Each customer business function is a mix of costs and opportunities. Can you optimize the customer's mix—that is, can you enable it to more nearly deliver its optimal contribution to profits? If you can learn how to master the mix of customer costs in an industry's manufacturing process, for example, you can ensure your role as the industry's standard-bearer.
All customers allocate certain resources to each of their businesses and their functions. This is their asset base—actually, their cost base. Some of these resources are supplied internally. They consist of their own people and the capital they use. The rest of their resources come from outside—the products, services, and systems that are acquired from a variety of suppliers. Taken together, these internal and external resources form the customers' current operating "mix." In order to partner, you will have to help create a mix that can contribute higher profits.
All customer businesses operate with a mix. Some mixes are simply conglomerations of products. Others add services such as training or maintenance. Still others are composed of systems that, in turn, are composed of subsystems or, when amalgamated, contribute to networks. You must determine where you fit in every mix, what value you can add to it, and what the worth of that value can be to you and a customer.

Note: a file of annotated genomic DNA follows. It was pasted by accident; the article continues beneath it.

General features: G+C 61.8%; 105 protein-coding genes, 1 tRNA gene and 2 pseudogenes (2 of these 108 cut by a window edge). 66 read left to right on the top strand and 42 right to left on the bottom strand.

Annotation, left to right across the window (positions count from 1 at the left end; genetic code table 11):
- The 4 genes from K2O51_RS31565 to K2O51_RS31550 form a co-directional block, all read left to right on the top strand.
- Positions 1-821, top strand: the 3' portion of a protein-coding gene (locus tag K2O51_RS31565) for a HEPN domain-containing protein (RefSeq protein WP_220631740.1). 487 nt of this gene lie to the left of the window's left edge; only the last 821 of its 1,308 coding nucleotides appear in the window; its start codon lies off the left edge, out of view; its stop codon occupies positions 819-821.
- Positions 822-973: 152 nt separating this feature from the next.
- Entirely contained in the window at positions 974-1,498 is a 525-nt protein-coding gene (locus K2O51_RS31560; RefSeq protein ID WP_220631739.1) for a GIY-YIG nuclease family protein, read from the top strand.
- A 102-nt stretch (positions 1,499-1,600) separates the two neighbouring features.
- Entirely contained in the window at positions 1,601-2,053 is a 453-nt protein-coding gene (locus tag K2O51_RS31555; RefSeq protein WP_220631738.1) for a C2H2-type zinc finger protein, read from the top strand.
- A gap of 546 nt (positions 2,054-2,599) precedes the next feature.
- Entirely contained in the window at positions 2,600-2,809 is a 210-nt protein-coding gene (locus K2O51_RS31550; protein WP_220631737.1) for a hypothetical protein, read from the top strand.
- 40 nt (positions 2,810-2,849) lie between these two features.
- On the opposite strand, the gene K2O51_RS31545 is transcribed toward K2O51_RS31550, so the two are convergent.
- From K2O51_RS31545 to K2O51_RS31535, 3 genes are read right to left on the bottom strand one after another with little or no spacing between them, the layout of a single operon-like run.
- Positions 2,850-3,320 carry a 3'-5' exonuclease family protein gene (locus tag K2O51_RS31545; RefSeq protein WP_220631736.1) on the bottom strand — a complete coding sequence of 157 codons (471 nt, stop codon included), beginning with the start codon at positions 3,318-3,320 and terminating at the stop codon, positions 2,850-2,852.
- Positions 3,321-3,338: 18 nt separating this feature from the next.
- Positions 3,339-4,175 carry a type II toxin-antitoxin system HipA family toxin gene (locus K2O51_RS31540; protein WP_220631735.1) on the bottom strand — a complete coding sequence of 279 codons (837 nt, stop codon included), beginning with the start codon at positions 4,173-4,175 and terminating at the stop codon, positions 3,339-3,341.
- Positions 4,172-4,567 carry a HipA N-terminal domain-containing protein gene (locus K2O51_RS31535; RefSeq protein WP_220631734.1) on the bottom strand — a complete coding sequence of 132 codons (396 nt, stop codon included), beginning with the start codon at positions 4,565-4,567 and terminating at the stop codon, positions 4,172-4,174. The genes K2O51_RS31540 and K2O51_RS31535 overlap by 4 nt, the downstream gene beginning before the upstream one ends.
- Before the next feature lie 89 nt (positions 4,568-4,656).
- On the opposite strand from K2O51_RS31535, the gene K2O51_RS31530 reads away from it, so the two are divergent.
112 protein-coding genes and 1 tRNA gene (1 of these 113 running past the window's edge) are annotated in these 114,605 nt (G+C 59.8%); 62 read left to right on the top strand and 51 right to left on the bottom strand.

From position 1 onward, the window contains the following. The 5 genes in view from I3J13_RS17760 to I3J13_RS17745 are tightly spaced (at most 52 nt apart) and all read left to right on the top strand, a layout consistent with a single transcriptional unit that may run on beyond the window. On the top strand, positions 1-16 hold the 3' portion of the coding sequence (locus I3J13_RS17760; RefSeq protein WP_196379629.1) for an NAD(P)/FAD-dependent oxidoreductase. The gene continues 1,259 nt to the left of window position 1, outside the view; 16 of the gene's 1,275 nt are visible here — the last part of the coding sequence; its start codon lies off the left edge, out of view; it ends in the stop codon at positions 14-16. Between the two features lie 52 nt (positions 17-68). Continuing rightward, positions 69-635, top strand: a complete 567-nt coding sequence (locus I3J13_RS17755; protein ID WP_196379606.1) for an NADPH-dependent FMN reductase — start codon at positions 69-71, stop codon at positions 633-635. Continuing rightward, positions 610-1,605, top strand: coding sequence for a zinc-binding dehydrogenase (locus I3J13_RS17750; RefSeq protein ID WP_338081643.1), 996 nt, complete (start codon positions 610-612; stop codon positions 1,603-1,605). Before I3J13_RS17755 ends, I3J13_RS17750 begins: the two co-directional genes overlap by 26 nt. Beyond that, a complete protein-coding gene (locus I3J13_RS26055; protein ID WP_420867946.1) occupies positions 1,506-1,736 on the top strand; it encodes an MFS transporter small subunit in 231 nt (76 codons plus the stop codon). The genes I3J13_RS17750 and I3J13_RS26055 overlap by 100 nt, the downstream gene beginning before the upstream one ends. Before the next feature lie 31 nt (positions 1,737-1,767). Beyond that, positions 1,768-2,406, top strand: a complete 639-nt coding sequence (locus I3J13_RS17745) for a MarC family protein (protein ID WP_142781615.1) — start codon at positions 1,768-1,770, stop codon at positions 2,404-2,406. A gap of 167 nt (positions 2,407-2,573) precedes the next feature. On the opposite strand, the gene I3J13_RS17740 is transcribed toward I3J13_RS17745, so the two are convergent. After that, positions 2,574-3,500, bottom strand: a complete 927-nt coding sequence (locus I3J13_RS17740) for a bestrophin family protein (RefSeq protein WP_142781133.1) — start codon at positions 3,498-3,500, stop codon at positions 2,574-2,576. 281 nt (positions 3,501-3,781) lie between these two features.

The mix becomes your market. It is where you fit, where you operate, where you belong. It becomes the arena of your expertise. You must know how to make it produce profits in the most cost-effective manner, and you must know this better than anyone else. You must master the mix so well that you can position yourself with customers as their industry's "mixmaster."
Customer mixes usually lag behind the optimal mix. They frequently represent a sizable investment. They are also hidebound to a customer's learning curve. People have learned how to operate the current mix and have become familiar with its capabilities and its quirks. Training programs have been built around it. Cost and production schedules are established for it. Psychologically, it has become "the way we do things around here," a part of the gruel of corporate culture. It must be approached remedially but respectfully. You must not want to run your customers' businesses. You must want to partner with them so that they can run them better.
There are three main strategies for optimizing a customer's operating mix:
You can supplant one or more elements in the current mix. If the mix is labor-intensive, for example, you may be able to reduce labor content by substituting an automated process or eliminating an operation altogether. Or you may be able to combine multiple processes such as forecasting and inventory control, thereby eliminating overlapping and duplicated costs.
You can substitute your product or process for a competitive product or process that is part of the customer's current mix. The basis for your recommendation must be that improved financial benefits will accrue to the customer if the mix is altered—not simply that more advantageous performance benefits will be realized.
You can manage the mix internally as its systems integrator or facilities manager, working under a profit-improvement contract with a customer. Alternatively, you can manage the mix as its outsourcer.